TOKYO, July 4, 2006 (AFP) – Japanese fans expressed sadness but also a sense of inevitability Tuesday over the shock retirement of star midfielder Hidetoshi Nakata following Japan’s early exit from the 2006 World Cup.
"It’s a pity," said Touru Maeda, a 40-year-old ticket-seller. "I think he still had plenty of time to shine as a player."
"I think he is a wonderful player. During the World Cup, I don’t think the other (Japanese) players could follow what he was trying to achieve."
Others were less upset, saying it was time for some new blood in the team.
"I think it’s good that he’s retiring. He’s reached the limit, his peak," said one 56-year-old businessman taking a break from the office in central Tokyo.
The departure of Nakata, twice the Asian player of the year, comes as the national team looks to reorganise under their expected new coach, Ivica Osim who piloted the former Yugoslavia to the quarterfinals of the 1990 World Cup.
Despite the loss of the 29-year-old player, seen by many as a figurehead of the nation’s rapid rise as a force in international football, there was also hope that Japan could bounce back from its World Cup disappointment.
"Even if he’s not part of the team any more, the new coach can pull Japan through, and there will be a new representative for the Japanese team," said 25-year-old musician Takayuki Kobayashi.
Osim, who has been lined up to replace Brazilian legend Zico as coach of Japan’s national team, said no one had contributed to Japanese soccer like Nakata.
"It’s bad news for the nation’s soccer," Osim was quoted as saying by the Sports Nippon newspaper. "I hope he would stay somehow connected to soccer."
Japan’s biggest export in world football, Nakata had made a welcome return to something like his best form for Italian side Parma before the 2002 World Cup on his home soil.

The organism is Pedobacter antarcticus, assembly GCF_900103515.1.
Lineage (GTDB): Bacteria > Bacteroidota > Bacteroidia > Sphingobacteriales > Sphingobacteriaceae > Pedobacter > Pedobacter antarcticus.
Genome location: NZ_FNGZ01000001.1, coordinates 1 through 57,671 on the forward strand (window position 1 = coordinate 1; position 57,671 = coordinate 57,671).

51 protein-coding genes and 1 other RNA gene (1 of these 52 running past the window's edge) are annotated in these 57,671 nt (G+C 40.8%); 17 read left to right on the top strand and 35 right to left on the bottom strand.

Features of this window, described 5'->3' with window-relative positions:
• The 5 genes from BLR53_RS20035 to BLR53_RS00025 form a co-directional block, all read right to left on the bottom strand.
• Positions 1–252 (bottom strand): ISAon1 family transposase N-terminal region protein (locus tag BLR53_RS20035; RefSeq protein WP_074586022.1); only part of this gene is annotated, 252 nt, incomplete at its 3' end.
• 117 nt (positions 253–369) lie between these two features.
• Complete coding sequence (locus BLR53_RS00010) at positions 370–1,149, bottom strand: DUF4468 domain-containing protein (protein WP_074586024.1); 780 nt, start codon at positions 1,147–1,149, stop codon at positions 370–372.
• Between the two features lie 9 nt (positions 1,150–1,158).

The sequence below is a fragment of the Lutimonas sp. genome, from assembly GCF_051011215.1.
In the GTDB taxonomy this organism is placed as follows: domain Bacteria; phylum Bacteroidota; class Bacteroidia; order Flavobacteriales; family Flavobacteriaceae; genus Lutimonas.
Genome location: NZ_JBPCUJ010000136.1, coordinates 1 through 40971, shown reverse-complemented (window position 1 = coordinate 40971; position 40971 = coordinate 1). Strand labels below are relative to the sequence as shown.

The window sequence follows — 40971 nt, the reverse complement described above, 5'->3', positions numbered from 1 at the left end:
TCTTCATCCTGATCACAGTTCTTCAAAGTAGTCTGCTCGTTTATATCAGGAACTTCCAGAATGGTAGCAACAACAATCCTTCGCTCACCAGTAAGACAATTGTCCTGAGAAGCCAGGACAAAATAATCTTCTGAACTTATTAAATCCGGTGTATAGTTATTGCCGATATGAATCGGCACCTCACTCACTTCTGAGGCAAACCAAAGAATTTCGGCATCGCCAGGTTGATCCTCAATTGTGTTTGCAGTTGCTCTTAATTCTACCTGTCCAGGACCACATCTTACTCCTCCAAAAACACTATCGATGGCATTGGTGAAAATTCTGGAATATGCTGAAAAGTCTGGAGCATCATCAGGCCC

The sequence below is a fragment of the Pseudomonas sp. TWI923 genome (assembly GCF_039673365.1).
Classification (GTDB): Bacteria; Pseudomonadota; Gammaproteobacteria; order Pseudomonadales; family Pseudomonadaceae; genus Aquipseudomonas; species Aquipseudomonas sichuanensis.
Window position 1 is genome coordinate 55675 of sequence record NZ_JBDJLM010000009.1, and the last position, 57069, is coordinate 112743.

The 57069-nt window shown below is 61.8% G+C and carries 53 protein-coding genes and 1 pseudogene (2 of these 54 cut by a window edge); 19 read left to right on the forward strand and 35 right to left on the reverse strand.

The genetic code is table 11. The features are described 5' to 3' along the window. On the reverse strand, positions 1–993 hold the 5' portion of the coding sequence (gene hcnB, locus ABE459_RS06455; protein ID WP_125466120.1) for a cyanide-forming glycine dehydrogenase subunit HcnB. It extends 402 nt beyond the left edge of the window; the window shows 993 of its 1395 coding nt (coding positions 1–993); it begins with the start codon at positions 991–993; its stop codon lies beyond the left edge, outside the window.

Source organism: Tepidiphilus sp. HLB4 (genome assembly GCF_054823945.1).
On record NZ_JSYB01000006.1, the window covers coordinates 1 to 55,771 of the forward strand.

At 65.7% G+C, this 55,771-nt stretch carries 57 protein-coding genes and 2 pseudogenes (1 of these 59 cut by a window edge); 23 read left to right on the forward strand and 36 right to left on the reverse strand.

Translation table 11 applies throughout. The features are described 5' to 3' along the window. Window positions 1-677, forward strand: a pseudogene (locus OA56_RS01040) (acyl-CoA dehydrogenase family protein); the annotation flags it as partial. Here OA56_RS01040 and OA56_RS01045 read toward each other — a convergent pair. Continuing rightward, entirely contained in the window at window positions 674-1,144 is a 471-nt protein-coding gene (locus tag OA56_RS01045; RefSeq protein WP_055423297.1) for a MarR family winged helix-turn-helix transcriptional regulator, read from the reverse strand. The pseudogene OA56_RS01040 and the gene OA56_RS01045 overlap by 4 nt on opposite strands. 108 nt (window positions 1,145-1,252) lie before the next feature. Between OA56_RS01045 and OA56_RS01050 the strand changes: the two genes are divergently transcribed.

Famous for his vision and probing passing, he added a touch of class to Japan’s midfield and was the conduit for most of his team’s attacking moves.
More recently, however, Nakata had struggled to get into the side with English Premiership club Bolton Wanderers since he moved there on loan from Fiorentina last year after seven years in Italy’s Serie-A.
"It was such a sudden but such Nakata-like ending," said the Sports Nipppon, which carried a photo on its front page of Nakata shedding tears after Japan was knocked out by Brazil 4-1 in the World Cup in Germany.
"He still is 29. But the man of pride, who doesn’t accept any less than the best, probably wouldn’t want to cling on to playing professionally by playing in a lower league and club," the sports daily said.
The Asahi Shimbun, one of Japan’s leading dailies, said Nakata was an "individualistic frontrunner."
"His individualistic disposition made him isolated in the team," the newspaper said.
"He has said before what would become valuable after his athletic career would be connections, international experiences and language abilities," it said.
"If he was a player who only fits in the soccer world, he might have played a bit longer."